Metroland ups Lisa Orpen to national sales VP » Media in Canada

Metroland ups Lisa Orpen to national sales VP

As the media company emerges from a challenging 2016, the focus is now on creating multi-platform solutions for advertisers to reach more targeted audiences.

Lisa Orpen has been named VP of national and multi-market sales for Metroland Media. Orpen, who has been with Metroland since 1997, previously served as the director of national and multi-market sales.

Orpen will replace Kathie Braid, who recently retired following a three-decade tenure with Metroland. She will lead the 45 person sales team and develop partnerships with consumer and B2B brands with advertising campaigns across various Metroland properties, including its more than 100 community newspapers and websites, specialty verticals such as Wheels.ca and Homefinder and e-commerce sites such as Save.ca and WagJag.Lisa Orpen

In the last quarterly financial results by parent company Torstar, which were reported in November, the company reported that Metroland Media Group had been hurt by shifts in ad spending, resulting in operating revenues for the group being down 8.4% year-over-year for the third quarter ($97.7 million down from $106.6 million).

While Orpen would not give exact numbers to MiC, she said the month of January had been strong for Metroland, considering 2016 had been “one of the most challenging” with advertisers’ significant migration toward digital products.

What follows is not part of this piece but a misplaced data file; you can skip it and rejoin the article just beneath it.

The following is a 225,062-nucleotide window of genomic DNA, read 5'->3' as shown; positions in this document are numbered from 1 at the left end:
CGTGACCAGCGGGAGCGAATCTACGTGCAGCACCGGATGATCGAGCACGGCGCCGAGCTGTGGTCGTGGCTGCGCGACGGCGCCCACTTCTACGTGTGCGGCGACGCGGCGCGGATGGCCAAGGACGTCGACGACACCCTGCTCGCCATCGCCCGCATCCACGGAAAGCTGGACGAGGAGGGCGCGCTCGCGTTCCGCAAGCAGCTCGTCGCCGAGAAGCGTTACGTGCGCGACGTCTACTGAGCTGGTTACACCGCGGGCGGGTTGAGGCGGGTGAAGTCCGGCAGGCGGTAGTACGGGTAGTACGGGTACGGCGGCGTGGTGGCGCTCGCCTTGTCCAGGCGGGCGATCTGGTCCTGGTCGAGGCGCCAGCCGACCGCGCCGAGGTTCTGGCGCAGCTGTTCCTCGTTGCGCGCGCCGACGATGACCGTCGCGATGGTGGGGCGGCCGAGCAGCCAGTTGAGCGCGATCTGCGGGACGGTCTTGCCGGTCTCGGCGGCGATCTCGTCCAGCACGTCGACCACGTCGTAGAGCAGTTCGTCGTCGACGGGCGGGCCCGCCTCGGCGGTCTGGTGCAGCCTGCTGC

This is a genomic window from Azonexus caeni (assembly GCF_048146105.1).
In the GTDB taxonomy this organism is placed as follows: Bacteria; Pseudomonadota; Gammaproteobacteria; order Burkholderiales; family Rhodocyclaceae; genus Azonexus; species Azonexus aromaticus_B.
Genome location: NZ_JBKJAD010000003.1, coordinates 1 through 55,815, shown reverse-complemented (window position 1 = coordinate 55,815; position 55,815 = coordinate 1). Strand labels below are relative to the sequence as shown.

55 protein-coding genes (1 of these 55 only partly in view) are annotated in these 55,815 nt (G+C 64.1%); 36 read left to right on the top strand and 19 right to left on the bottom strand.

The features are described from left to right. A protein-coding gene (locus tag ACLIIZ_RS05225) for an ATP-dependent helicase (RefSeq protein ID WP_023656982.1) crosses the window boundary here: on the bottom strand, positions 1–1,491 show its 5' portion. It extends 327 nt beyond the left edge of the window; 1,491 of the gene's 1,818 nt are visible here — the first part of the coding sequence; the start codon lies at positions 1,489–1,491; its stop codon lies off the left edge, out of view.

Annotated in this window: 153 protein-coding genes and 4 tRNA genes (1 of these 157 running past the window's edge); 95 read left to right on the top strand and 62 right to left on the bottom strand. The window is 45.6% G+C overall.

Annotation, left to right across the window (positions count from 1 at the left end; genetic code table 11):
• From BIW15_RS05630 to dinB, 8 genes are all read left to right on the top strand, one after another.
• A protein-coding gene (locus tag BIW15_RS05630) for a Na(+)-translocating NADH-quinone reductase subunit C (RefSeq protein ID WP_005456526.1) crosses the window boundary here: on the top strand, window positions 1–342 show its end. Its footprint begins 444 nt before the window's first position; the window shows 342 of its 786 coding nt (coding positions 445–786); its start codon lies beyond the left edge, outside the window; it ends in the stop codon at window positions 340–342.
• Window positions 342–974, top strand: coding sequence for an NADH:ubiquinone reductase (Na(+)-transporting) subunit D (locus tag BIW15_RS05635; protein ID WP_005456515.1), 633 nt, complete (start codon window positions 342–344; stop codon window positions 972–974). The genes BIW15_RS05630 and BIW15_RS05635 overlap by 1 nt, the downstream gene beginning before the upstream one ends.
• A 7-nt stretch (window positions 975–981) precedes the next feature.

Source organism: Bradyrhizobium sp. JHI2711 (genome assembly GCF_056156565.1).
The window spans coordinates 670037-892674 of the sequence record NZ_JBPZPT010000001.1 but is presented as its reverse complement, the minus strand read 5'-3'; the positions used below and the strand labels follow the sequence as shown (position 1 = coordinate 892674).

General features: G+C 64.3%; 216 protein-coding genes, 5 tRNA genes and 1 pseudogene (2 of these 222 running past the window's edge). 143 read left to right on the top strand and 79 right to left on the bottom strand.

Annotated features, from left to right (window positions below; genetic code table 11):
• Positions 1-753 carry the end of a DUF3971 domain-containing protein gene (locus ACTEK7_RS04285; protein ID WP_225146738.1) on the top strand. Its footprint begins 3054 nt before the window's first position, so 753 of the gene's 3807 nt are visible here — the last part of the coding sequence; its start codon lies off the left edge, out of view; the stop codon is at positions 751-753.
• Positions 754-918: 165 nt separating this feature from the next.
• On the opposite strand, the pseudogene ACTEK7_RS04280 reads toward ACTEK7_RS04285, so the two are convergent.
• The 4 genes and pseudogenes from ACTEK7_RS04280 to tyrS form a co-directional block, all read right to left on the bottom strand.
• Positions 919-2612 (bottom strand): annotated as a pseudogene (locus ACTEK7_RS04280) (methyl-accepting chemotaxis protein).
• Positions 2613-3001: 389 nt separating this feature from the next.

She said the company is adapting by shifting its focus to reaching audiences as opposed to the products through more multi-platform advertising approaches. “I think there’s a kind of shift in customers feeling a little more agnostic about the product or channel,” she said. “With us now, the challenge is figuring out what ad goes where, establishing how the ads will be different from platform to platform.”

She adds the biggest shift in trends she’s noticed for Metroland’s advertisers base is concern about transparency and attribution. “People want to see more metrics around the dollars that they’re spending, and in print it’s always been difficult — it’s not like people usually bring in a newspaper or flyer to a store, but you can absolutely measure a click.”